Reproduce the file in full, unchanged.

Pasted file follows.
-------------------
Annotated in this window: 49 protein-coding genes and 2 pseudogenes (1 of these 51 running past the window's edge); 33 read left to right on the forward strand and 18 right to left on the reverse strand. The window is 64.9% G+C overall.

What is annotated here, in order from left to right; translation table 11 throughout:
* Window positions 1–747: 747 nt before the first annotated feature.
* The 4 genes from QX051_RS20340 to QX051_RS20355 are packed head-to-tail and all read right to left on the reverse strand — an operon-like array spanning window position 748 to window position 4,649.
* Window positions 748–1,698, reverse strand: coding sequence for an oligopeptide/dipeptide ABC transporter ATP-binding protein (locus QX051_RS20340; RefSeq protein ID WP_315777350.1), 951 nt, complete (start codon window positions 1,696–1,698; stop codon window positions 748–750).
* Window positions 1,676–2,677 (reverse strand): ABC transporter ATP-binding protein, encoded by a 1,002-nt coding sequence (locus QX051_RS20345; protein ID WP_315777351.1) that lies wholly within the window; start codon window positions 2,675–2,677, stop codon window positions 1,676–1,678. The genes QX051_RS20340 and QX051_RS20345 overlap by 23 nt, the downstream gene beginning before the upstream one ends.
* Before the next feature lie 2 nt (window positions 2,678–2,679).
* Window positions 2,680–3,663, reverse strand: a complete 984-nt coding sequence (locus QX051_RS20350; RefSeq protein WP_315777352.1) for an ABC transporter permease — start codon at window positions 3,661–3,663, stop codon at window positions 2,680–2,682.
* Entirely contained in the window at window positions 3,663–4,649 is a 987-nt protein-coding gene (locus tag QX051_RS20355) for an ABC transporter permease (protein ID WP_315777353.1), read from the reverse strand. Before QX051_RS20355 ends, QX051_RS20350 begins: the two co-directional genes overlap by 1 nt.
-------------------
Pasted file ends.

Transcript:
Annotated in this window: 49 protein-coding genes and 2 pseudogenes (1 of these 51 running past the window's edge); 33 read left to right on the forward strand and 18 right to left on the reverse strand. The window is 64.9% G+C overall.

What is annotated here, in order from left to right; translation table 11 throughout:
* Window positions 1–747: 747 nt before the first annotated feature.
* The 4 genes from QX051_RS20340 to QX051_RS20355 are packed head-to-tail and all read right to left on the reverse strand — an operon-like array spanning window position 748 to window position 4,649.
* Window positions 748–1,698, reverse strand: coding sequence for an oligopeptide/dipeptide ABC transporter ATP-binding protein (locus QX051_RS20340; RefSeq protein ID WP_315777350.1), 951 nt, complete (start codon window positions 1,696–1,698; stop codon window positions 748–750).
* Window positions 1,676–2,677 (reverse strand): ABC transporter ATP-binding protein, encoded by a 1,002-nt coding sequence (locus QX051_RS20345; protein ID WP_315777351.1) that lies wholly within the window; start codon window positions 2,675–2,677, stop codon window positions 1,676–1,678. The genes QX051_RS20340 and QX051_RS20345 overlap by 23 nt, the downstream gene beginning before the upstream one ends.
* Before the next feature lie 2 nt (window positions 2,678–2,679).
* Window positions 2,680–3,663, reverse strand: a complete 984-nt coding sequence (locus QX051_RS20350; RefSeq protein WP_315777352.1) for an ABC transporter permease — start codon at window positions 3,661–3,663, stop codon at window positions 2,680–2,682.
* Entirely contained in the window at window positions 3,663–4,649 is a 987-nt protein-coding gene (locus tag QX051_RS20355) for an ABC transporter permease (protein ID WP_315777353.1), read from the reverse strand. Before QX051_RS20355 ends, QX051_RS20350 begins: the two co-directional genes overlap by 1 nt.